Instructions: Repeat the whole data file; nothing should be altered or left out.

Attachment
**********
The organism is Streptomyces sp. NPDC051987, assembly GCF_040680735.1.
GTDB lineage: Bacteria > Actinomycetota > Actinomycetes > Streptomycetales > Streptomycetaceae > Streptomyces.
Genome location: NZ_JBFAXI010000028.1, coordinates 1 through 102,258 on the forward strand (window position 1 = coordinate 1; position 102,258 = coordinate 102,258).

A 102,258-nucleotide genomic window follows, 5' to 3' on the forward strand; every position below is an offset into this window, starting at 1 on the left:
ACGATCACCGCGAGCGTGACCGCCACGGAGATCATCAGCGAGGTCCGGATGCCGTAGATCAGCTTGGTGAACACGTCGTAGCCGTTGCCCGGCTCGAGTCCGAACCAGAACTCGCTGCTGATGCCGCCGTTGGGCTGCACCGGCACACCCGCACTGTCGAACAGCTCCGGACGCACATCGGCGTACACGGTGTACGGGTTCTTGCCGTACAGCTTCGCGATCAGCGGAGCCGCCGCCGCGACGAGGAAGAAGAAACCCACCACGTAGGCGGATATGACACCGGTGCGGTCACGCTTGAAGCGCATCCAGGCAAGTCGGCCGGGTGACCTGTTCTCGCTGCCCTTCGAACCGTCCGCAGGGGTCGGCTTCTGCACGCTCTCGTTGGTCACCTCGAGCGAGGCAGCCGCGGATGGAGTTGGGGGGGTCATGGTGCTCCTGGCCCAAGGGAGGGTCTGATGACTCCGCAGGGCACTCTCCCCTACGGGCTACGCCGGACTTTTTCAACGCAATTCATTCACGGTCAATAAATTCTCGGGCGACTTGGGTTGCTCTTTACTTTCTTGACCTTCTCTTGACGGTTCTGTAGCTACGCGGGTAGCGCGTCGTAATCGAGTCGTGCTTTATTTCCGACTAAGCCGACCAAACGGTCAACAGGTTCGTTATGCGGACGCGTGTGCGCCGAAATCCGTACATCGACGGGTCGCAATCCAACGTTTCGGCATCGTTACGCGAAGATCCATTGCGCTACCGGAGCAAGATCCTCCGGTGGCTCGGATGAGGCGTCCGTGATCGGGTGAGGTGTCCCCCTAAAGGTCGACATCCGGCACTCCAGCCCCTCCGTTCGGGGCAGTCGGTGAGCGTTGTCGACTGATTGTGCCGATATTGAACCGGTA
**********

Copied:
The organism is Streptomyces sp. NPDC051987, assembly GCF_040680735.1.
GTDB lineage: Bacteria > Actinomycetota > Actinomycetes > Streptomycetales > Streptomycetaceae > Streptomyces.
Genome location: NZ_JBFAXI010000028.1, coordinates 1 through 102,258 on the forward strand (window position 1 = coordinate 1; position 102,258 = coordinate 102,258).

A 102,258-nucleotide genomic window follows, 5' to 3' on the forward strand; every position below is an offset into this window, starting at 1 on the left:
ACGATCACCGCGAGCGTGACCGCCACGGAGATCATCAGCGAGGTCCGGATGCCGTAGATCAGCTTGGTGAACACGTCGTAGCCGTTGCCCGGCTCGAGTCCGAACCAGAACTCGCTGCTGATGCCGCCGTTGGGCTGCACCGGCACACCCGCACTGTCGAACAGCTCCGGACGCACATCGGCGTACACGGTGTACGGGTTCTTGCCGTACAGCTTCGCGATCAGCGGAGCCGCCGCCGCGACGAGGAAGAAGAAACCCACCACGTAGGCGGATATGACACCGGTGCGGTCACGCTTGAAGCGCATCCAGGCAAGTCGGCCGGGTGACCTGTTCTCGCTGCCCTTCGAACCGTCCGCAGGGGTCGGCTTCTGCACGCTCTCGTTGGTCACCTCGAGCGAGGCAGCCGCGGATGGAGTTGGGGGGGTCATGGTGCTCCTGGCCCAAGGGAGGGTCTGATGACTCCGCAGGGCACTCTCCCCTACGGGCTACGCCGGACTTTTTCAACGCAATTCATTCACGGTCAATAAATTCTCGGGCGACTTGGGTTGCTCTTTACTTTCTTGACCTTCTCTTGACGGTTCTGTAGCTACGCGGGTAGCGCGTCGTAATCGAGTCGTGCTTTATTTCCGACTAAGCCGACCAAACGGTCAACAGGTTCGTTATGCGGACGCGTGTGCGCCGAAATCCGTACATCGACGGGTCGCAATCCAACGTTTCGGCATCGTTACGCGAAGATCCATTGCGCTACCGGAGCAAGATCCTCCGGTGGCTCGGATGAGGCGTCCGTGATCGGGTGAGGTGTCCCCCTAAAGGTCGACATCCGGCACTCCAGCCCCTCCGTTCGGGGCAGTCGGTGAGCGTTGTCGACTGATTGTGCCGATATTGAACCGGTA